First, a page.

How to Reduce Waste During Labor Day and Holiday Gatherings

Stefanie Valentic, Editorial Director

August 31, 2021

2 Min Read
Getty Images/iStockphoto

While 40% of all food is wasted throughout the year in the United States, a portion of that is attributed to holiday gatherings.

No specific figures estimate how much food is thrown away during Labor Day cookouts, but Americans on average waste 25% more between Thanksgiving and New Year's than at any other time during the year. And holiday waste isn't a reason to celebrate.

Republic Services recently published a series of tips and recommendations aimed at making gatherings more sustainable. The company pointed to a survey it conducted in 2020 which indicated more than half - or 58% - of Americans are interested in becoming more sustainable. 

The company encourages consumers to research which items are recyclable in their communities. While plastic water bottles, jugs, aluminum cans, cardboard and paper products are typically recyclable, items vary by community. Keeping empty containers clean is key to reducing contamination. For parties, this means making sure a recycling bin is in plain sight and informing guests not to throw plastic utencils and dirty paper plates don't make their way into the bin.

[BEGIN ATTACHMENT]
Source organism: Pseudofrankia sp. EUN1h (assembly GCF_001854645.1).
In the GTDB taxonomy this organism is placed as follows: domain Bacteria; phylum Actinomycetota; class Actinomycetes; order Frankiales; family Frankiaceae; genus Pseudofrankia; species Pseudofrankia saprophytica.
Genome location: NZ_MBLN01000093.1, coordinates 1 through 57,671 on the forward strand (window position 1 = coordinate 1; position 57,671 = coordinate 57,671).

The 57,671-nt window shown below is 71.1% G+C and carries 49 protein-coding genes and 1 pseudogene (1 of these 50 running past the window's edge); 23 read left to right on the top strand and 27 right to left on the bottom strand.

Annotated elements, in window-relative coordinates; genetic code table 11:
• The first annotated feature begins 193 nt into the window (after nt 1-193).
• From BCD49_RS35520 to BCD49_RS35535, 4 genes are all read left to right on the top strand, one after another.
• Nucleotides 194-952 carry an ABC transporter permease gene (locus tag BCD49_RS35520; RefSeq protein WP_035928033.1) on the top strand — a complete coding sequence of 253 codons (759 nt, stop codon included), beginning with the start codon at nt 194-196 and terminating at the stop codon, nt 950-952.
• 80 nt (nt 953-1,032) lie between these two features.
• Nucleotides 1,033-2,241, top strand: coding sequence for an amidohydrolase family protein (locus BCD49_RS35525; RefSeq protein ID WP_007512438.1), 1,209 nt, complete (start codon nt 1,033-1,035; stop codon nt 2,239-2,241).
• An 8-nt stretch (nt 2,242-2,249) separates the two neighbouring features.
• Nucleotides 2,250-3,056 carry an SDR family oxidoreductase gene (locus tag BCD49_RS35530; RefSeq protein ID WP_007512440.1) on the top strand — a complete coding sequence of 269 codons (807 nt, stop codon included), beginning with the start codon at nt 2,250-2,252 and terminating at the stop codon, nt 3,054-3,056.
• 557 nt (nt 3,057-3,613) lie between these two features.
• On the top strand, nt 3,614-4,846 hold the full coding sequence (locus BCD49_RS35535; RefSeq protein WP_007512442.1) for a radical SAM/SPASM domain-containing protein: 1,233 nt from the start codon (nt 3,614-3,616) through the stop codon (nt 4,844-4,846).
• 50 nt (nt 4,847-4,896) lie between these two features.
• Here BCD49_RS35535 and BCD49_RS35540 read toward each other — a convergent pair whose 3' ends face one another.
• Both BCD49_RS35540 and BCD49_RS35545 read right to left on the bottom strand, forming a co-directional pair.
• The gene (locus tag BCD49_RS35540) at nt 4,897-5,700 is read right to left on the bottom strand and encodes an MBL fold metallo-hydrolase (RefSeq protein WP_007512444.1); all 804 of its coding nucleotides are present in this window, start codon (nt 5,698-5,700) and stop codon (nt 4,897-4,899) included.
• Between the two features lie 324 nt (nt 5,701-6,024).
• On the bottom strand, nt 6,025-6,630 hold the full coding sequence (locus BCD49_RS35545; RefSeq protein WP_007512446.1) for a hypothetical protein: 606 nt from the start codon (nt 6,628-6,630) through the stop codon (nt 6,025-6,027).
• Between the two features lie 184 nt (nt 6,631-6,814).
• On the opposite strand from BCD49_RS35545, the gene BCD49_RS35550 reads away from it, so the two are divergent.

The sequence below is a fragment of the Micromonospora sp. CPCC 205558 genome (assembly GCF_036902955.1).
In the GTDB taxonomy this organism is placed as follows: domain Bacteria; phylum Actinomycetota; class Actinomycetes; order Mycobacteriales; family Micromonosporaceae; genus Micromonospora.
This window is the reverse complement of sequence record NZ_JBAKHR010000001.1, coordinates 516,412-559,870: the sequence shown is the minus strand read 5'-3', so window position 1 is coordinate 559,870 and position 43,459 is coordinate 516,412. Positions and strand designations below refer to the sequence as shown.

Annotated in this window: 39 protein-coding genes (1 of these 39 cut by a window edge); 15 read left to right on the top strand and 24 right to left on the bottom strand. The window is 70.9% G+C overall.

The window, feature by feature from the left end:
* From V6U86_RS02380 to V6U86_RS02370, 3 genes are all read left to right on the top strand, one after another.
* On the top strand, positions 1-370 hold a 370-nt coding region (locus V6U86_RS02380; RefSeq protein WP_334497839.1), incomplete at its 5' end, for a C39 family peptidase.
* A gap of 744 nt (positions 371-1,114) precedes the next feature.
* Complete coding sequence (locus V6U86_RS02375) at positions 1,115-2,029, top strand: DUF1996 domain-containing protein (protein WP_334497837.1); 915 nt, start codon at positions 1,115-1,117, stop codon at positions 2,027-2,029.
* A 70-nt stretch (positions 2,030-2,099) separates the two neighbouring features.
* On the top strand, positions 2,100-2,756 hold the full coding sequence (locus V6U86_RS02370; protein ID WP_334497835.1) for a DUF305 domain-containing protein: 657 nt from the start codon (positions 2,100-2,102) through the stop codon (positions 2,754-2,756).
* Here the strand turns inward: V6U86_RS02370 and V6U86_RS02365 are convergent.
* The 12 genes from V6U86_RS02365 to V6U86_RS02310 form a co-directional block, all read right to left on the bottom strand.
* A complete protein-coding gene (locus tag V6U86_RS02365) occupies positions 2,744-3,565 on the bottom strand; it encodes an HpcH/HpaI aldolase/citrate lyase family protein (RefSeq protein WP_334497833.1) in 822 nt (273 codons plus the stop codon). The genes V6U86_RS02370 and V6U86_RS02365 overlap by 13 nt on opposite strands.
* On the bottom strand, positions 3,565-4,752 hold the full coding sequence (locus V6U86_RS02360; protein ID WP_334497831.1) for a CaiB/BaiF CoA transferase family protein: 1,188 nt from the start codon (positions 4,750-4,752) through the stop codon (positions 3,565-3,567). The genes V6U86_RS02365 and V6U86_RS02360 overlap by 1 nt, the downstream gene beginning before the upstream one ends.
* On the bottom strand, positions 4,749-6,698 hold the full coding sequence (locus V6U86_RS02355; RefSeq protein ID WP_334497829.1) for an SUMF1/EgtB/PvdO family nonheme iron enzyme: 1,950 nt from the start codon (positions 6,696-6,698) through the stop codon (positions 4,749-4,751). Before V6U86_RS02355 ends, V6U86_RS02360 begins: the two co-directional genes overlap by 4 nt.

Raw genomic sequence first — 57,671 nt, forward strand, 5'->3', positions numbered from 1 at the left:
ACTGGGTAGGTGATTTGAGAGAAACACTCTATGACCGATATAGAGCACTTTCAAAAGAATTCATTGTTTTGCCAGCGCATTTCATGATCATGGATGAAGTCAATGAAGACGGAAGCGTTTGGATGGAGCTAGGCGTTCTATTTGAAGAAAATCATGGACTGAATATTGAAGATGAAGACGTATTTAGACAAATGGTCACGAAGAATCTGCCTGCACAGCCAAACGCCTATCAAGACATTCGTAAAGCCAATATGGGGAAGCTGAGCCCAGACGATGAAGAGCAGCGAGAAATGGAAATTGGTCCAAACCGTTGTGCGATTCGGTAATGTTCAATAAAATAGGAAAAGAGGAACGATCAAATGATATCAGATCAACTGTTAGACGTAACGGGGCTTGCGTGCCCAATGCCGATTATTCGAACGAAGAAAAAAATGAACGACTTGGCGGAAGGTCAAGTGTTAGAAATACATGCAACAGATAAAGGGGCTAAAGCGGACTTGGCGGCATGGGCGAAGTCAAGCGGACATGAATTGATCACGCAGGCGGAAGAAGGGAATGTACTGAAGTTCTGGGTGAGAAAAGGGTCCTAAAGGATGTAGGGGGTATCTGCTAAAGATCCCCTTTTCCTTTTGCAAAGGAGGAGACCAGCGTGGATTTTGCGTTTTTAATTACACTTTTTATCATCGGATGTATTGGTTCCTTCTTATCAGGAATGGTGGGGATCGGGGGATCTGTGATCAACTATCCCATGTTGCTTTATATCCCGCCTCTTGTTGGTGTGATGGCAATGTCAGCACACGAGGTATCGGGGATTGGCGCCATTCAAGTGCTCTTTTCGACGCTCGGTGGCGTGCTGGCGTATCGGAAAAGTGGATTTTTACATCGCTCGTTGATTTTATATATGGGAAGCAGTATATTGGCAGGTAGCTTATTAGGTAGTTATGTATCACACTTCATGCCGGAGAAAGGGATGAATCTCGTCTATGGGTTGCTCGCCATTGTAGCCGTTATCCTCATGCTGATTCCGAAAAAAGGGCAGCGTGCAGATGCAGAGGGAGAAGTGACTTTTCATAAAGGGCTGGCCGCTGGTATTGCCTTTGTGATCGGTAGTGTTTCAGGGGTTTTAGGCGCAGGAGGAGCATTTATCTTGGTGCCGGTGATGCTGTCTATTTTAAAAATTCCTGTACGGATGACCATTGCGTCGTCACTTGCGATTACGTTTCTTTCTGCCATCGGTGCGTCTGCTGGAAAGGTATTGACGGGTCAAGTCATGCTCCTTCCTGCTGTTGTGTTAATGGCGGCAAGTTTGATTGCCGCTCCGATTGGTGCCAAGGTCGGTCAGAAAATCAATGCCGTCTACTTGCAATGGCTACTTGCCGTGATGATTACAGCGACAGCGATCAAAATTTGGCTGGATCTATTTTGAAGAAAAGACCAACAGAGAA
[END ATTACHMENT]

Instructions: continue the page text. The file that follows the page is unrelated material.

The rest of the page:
Eliminating single-use dishware is a way to avoid contamination. While it's convenient, paper plates and plastic utensils create significant waste and contaminate recycling bins for those who "wish cycle."

Real dishware has its benefits. "Not only does this sustainable step elevate the presentation of your food, but it will also impress your guests and you’ll be keeping those unnecessary paper plates and plastic utensils out of a landfill," the company states.

Consumers should be aware of the containers they are choosing. Aluminum cans have their benefits and many beverages can be purchased in cans including beer, soda and even water. Republic Services points to the fact that "making a new can from recycled aluminum uses 95% less energy than making the same can from raw materials."

While most outdoor grills use charcoal or gas, gas and electric grills burn cleaner than charcoal, producing a smaller carbon footprint, according to the company. 

Lastly, Republic Services tackles the issue of food waste. The company points to composting to minimize landfill waste. A separate bin for food scraps can encourage guests to throw away leftovers that could be used to promote healthy soil and contribute to a more circular economy. 

"Before you start composting, make sure you understand which items and materials should be composted and how best to keep your compost balanced," the company states. "Generally, you can compost items like coffee grounds, fruits and vegetables, eggshells, tea bags, nutshells, yard waste, leaves, and more. Typically, you can’t compost fats, meats, or dairy products."



About the Author(s)

Stefanie Valentic

Editorial Director, Waste360

Stefanie Valentic is the editorial director of Waste360. She can be reached at [email protected].


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